Ever since I first heard whispers from my college friends a few years ago about what was allegedly "the most fucked up book you will ever read," I envisioned this book as some sort of shadowy and sub-cultured masterpiece like something that would be created if Anne Rice and Marquis de Sade teamed up to write about vampires. As it turns out, I was expecting way too much from Let The Right One In.
It seems that what horrified my friends and neighbors didn't really break any new ground for subversive literature as far as I'm concerned. What is here, however, is a very solid vampire novel with nearly 500 pages of pure, drab, working-class Swedish misery. This violence shocks people not because it's incredibly graphic, but because the story is based so strongly in reality, and Lindqvist writes about things that don't go on in direct sunlight and that no one wants to talk about, things such as parental neglect, rampant alcoholism, violence and substance abuse facilitated by teenagers, paedophilia, and other things in general that make lots of people very uncomfortable. It's almost like the author is using vampirism as a metaphor for all of these things, and these unlikeable yet undeniably sympathetic characters are definitely all vampiric in different ways. I'd say Lindqvist's biggest skill as a writer is weaving an atmosphere and drawing you into it, and this novel takes place unquestionably in our own world, even though it's about vampires.
This atmosphere is diminished greatly, however, by a few questionable structure decisions. There are constant perspective shifts, a la Dan Brown, that makes it impossible to stay in one character's head very long in order to really feel what they're experiencing. There is too much attention given to uninteresting characters and not enough allotted to the book's better characters, some of which had the potential to be fascinating, such as Eli.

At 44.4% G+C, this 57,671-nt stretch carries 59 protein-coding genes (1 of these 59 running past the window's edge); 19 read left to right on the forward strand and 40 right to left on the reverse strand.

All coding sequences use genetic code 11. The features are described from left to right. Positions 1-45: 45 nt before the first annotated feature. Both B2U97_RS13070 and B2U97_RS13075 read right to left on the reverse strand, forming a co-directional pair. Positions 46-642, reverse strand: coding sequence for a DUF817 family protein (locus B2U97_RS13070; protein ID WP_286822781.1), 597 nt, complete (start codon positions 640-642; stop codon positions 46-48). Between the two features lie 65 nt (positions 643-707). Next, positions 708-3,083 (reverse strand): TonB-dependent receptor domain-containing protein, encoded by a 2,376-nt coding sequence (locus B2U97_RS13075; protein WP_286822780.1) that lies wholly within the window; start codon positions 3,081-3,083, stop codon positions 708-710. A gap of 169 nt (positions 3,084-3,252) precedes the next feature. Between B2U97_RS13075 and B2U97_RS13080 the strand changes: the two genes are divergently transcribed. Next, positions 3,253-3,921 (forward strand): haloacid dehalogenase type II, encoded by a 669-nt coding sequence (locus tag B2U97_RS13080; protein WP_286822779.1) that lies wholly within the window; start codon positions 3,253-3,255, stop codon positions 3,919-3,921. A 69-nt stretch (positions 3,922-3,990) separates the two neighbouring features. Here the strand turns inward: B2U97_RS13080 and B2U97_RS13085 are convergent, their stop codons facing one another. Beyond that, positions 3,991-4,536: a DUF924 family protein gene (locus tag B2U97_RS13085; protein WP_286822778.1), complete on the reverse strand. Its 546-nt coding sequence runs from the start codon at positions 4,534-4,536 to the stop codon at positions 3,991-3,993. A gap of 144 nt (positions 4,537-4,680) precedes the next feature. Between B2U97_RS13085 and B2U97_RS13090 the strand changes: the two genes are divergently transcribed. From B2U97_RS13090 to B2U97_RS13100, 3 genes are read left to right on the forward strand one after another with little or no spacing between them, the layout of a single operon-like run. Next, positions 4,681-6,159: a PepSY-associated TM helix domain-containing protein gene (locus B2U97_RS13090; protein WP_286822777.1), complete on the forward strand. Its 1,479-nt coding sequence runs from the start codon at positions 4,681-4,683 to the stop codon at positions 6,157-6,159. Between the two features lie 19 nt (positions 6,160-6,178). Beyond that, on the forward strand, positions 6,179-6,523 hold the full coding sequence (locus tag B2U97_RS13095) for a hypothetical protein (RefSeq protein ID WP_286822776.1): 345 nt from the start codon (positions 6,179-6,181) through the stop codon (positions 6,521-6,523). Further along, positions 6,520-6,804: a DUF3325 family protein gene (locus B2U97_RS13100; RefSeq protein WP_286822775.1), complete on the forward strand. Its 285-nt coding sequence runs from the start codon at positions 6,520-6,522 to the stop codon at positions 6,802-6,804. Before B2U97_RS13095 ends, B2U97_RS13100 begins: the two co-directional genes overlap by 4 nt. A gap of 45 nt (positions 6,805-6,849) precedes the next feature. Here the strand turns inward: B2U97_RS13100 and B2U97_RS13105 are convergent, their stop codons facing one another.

I found the writing overall to be a bit stilted, and at no point could I really call it compelling, though I'm content to blame the translation for this and other problems, because I've found that the people that read this book in the original Swedish have nothing but good things to say about it. Something I noticed about the translation, and this could be a bit of a spoiler so I'm going to mark it as such, is that the book has an awkward time handling pronouns when it comes to Eli, who is a boy that has been castrated and dresses as a girl. It starts referring to Eli as "she", then as more information is revealed goes back and forth between calling Eli "he" and just being unsure what to call him.
This was interesting to me because I understand that Swedish, along with most languages besides English, has a gender neutral pronoun that can be used to refer to someone if you aren't sure of their sex that does not translate to offensive terms such as "it." It would be interesting to be able to read Swedish so I could see how the original text dealt with Eli's pronouns as opposed to the English translation. Hopefully English will get a gender neutral pronoun eventually, as we're rather far behind in that respect, and I would say it contributes to people being a bit less tolerant of different gender identities as a result.